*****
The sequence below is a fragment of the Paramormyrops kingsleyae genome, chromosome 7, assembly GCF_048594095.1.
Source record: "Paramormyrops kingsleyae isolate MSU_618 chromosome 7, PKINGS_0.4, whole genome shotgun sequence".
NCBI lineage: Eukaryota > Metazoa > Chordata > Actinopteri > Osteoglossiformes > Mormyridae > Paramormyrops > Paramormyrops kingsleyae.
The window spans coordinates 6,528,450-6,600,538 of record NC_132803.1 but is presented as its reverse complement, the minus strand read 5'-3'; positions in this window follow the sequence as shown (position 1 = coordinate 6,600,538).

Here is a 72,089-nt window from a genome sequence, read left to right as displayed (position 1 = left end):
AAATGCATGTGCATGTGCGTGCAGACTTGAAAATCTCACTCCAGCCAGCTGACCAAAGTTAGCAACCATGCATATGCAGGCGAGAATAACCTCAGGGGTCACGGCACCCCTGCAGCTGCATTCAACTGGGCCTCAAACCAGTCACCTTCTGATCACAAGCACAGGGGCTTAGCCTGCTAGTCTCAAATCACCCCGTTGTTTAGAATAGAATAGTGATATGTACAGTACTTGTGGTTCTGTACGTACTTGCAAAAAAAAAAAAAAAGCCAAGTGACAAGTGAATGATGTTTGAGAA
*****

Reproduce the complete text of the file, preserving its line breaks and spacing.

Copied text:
The sequence below is a fragment of the Paramormyrops kingsleyae genome, chromosome 7, assembly GCF_048594095.1.
Source record: "Paramormyrops kingsleyae isolate MSU_618 chromosome 7, PKINGS_0.4, whole genome shotgun sequence".
NCBI lineage: Eukaryota > Metazoa > Chordata > Actinopteri > Osteoglossiformes > Mormyridae > Paramormyrops > Paramormyrops kingsleyae.
The window spans coordinates 6,528,450-6,600,538 of record NC_132803.1 but is presented as its reverse complement, the minus strand read 5'-3'; positions in this window follow the sequence as shown (position 1 = coordinate 6,600,538).

Here is a 72,089-nt window from a genome sequence, read left to right as displayed (position 1 = left end):
AAATGCATGTGCATGTGCGTGCAGACTTGAAAATCTCACTCCAGCCAGCTGACCAAAGTTAGCAACCATGCATATGCAGGCGAGAATAACCTCAGGGGTCACGGCACCCCTGCAGCTGCATTCAACTGGGCCTCAAACCAGTCACCTTCTGATCACAAGCACAGGGGCTTAGCCTGCTAGTCTCAAATCACCCCGTTGTTTAGAATAGAATAGTGATATGTACAGTACTTGTGGTTCTGTACGTACTTGCAAAAAAAAAAAAAAAGCCAAGTGACAAGTGAATGATGTTTGAGAA